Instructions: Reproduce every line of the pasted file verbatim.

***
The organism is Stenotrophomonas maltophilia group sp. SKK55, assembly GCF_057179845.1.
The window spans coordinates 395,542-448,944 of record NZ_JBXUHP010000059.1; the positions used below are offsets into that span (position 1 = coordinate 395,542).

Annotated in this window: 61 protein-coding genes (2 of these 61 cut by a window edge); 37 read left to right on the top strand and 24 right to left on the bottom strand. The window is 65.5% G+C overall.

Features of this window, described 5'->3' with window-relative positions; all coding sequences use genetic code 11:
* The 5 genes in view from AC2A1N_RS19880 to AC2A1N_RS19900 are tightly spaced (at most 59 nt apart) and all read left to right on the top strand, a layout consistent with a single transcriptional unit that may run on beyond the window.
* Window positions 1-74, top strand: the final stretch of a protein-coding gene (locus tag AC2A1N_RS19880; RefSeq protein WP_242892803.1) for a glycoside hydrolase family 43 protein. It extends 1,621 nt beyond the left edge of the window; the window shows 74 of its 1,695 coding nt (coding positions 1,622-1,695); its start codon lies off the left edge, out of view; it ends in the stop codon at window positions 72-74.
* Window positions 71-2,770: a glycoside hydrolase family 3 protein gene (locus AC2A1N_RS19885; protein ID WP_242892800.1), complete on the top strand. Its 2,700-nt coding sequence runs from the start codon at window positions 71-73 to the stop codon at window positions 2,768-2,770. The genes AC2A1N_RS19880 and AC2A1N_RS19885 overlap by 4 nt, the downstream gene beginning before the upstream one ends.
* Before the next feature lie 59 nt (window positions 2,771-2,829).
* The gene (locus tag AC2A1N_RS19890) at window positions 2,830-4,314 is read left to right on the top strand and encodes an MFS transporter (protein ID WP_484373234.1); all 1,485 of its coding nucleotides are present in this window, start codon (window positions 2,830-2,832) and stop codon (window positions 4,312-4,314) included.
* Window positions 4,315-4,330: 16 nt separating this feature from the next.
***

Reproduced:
The organism is Stenotrophomonas maltophilia group sp. SKK55, assembly GCF_057179845.1.
The window spans coordinates 395,542-448,944 of record NZ_JBXUHP010000059.1; the positions used below are offsets into that span (position 1 = coordinate 395,542).

Annotated in this window: 61 protein-coding genes (2 of these 61 cut by a window edge); 37 read left to right on the top strand and 24 right to left on the bottom strand. The window is 65.5% G+C overall.

Features of this window, described 5'->3' with window-relative positions; all coding sequences use genetic code 11:
* The 5 genes in view from AC2A1N_RS19880 to AC2A1N_RS19900 are tightly spaced (at most 59 nt apart) and all read left to right on the top strand, a layout consistent with a single transcriptional unit that may run on beyond the window.
* Window positions 1-74, top strand: the final stretch of a protein-coding gene (locus tag AC2A1N_RS19880; RefSeq protein WP_242892803.1) for a glycoside hydrolase family 43 protein. It extends 1,621 nt beyond the left edge of the window; the window shows 74 of its 1,695 coding nt (coding positions 1,622-1,695); its start codon lies off the left edge, out of view; it ends in the stop codon at window positions 72-74.
* Window positions 71-2,770: a glycoside hydrolase family 3 protein gene (locus AC2A1N_RS19885; protein ID WP_242892800.1), complete on the top strand. Its 2,700-nt coding sequence runs from the start codon at window positions 71-73 to the stop codon at window positions 2,768-2,770. The genes AC2A1N_RS19880 and AC2A1N_RS19885 overlap by 4 nt, the downstream gene beginning before the upstream one ends.
* Before the next feature lie 59 nt (window positions 2,771-2,829).
* The gene (locus tag AC2A1N_RS19890) at window positions 2,830-4,314 is read left to right on the top strand and encodes an MFS transporter (protein ID WP_484373234.1); all 1,485 of its coding nucleotides are present in this window, start codon (window positions 2,830-2,832) and stop codon (window positions 4,312-4,314) included.
* Window positions 4,315-4,330: 16 nt separating this feature from the next.